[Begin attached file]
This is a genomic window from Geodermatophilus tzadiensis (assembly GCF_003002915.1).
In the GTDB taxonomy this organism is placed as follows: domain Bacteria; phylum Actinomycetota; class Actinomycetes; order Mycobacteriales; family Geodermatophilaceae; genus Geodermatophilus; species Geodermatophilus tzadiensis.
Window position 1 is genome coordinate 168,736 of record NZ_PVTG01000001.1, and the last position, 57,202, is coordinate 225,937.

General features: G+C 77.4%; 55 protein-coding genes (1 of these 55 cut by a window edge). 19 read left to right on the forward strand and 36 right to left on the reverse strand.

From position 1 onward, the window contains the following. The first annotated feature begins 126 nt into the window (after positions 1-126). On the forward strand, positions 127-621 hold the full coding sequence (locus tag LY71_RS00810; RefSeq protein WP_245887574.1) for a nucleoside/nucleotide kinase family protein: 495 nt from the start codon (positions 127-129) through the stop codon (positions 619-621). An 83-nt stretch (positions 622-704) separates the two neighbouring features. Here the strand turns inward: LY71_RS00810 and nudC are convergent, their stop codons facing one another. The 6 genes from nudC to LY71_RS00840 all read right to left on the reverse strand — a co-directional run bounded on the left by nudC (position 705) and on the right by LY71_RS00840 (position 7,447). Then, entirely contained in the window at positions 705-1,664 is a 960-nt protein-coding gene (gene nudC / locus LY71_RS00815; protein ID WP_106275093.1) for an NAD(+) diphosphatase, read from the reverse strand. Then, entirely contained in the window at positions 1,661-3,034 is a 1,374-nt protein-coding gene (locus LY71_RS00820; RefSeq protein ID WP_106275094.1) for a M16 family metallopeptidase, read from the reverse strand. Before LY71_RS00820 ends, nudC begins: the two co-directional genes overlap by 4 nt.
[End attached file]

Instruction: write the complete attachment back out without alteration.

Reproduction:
This is a genomic window from Geodermatophilus tzadiensis (assembly GCF_003002915.1).
In the GTDB taxonomy this organism is placed as follows: domain Bacteria; phylum Actinomycetota; class Actinomycetes; order Mycobacteriales; family Geodermatophilaceae; genus Geodermatophilus; species Geodermatophilus tzadiensis.
Window position 1 is genome coordinate 168,736 of record NZ_PVTG01000001.1, and the last position, 57,202, is coordinate 225,937.

General features: G+C 77.4%; 55 protein-coding genes (1 of these 55 cut by a window edge). 19 read left to right on the forward strand and 36 right to left on the reverse strand.

From position 1 onward, the window contains the following. The first annotated feature begins 126 nt into the window (after positions 1-126). On the forward strand, positions 127-621 hold the full coding sequence (locus tag LY71_RS00810; RefSeq protein WP_245887574.1) for a nucleoside/nucleotide kinase family protein: 495 nt from the start codon (positions 127-129) through the stop codon (positions 619-621). An 83-nt stretch (positions 622-704) separates the two neighbouring features. Here the strand turns inward: LY71_RS00810 and nudC are convergent, their stop codons facing one another. The 6 genes from nudC to LY71_RS00840 all read right to left on the reverse strand — a co-directional run bounded on the left by nudC (position 705) and on the right by LY71_RS00840 (position 7,447). Then, entirely contained in the window at positions 705-1,664 is a 960-nt protein-coding gene (gene nudC / locus LY71_RS00815; protein ID WP_106275093.1) for an NAD(+) diphosphatase, read from the reverse strand. Then, entirely contained in the window at positions 1,661-3,034 is a 1,374-nt protein-coding gene (locus LY71_RS00820; RefSeq protein ID WP_106275094.1) for a M16 family metallopeptidase, read from the reverse strand. Before LY71_RS00820 ends, nudC begins: the two co-directional genes overlap by 4 nt.